Protecting the ancient mariners, cultic artifacts from the holy land seas

Ehud Galili, Baruch Rosen

Research output: Contribution to journalReview articlepeer-review


Underwater archaeological discoveries along the Israeli coast expose numerous symbolic artifacts and testify to religious-sacral, cultic and spiritual practices by mariners. The discoveries consist of nautical objects and signs concerning these supernatural practices. Most of the artifacts were for predetermined nautical use. Other artifacts broadcast sea-associated symbolism. The Phoenicians are represented by ceramic and metal figurines of their gods and votive miniature boats. The following Greek culture is represented first by marble ship eyes. Later the Greek, Hellenistic and Roman cultures are marked by metal figurines of gods, known to protect mariners, travelers and traders. Shipwrecks yielded cultic kits testifying to symbolic acts. Ship tools and equipment including: battering ram, anchors and sounding leads, were marked by apotropaic symbols. Miniature votive nautical equipment and boats deposited were recovered. The transition to Christianity is marked by crosses, Christological letters and symbols. The later Muslim invasion of the Mediterranean littoral is characterized by artifacts bearing iconographic depictions but no human image, recovered from underwater sites.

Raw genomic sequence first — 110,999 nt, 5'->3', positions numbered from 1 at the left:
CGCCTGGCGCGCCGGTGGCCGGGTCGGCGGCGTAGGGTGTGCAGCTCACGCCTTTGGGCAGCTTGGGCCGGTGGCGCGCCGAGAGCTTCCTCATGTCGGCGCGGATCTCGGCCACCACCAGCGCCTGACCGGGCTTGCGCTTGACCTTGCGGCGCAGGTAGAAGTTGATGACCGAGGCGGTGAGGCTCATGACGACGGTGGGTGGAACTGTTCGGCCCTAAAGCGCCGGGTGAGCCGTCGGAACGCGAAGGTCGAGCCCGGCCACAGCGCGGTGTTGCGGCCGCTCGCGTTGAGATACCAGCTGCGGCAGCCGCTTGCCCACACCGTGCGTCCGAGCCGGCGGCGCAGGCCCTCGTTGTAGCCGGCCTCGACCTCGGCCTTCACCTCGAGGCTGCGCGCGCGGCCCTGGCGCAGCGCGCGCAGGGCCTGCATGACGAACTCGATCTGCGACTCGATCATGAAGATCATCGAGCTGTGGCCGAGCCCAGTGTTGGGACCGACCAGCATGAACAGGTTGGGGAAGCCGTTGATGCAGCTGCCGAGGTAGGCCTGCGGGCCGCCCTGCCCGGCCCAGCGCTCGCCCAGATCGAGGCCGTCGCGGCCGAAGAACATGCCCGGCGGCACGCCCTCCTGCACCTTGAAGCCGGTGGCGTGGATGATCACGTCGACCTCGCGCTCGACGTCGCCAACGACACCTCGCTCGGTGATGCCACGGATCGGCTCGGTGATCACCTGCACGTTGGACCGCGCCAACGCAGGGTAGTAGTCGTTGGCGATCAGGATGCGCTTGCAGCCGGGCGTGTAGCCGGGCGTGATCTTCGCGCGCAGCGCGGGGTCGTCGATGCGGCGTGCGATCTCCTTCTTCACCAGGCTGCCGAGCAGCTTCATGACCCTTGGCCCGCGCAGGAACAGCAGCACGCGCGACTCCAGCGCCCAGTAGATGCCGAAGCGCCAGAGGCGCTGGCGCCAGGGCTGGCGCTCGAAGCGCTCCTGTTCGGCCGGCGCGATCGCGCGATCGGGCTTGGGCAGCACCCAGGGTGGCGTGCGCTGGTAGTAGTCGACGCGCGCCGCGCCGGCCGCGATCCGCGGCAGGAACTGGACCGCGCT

Original languageEnglish
Pages (from-to)35-97
Number of pages63
JournalArchaeologia Maritima Mediterranea
StatePublished - 2015


  • Apotropaic
  • Figurines
  • Israel
  • Marine archaeology
  • Mediterranean
  • Stone anchors

ASJC Scopus subject areas

  • Archaeology
  • Archaeology


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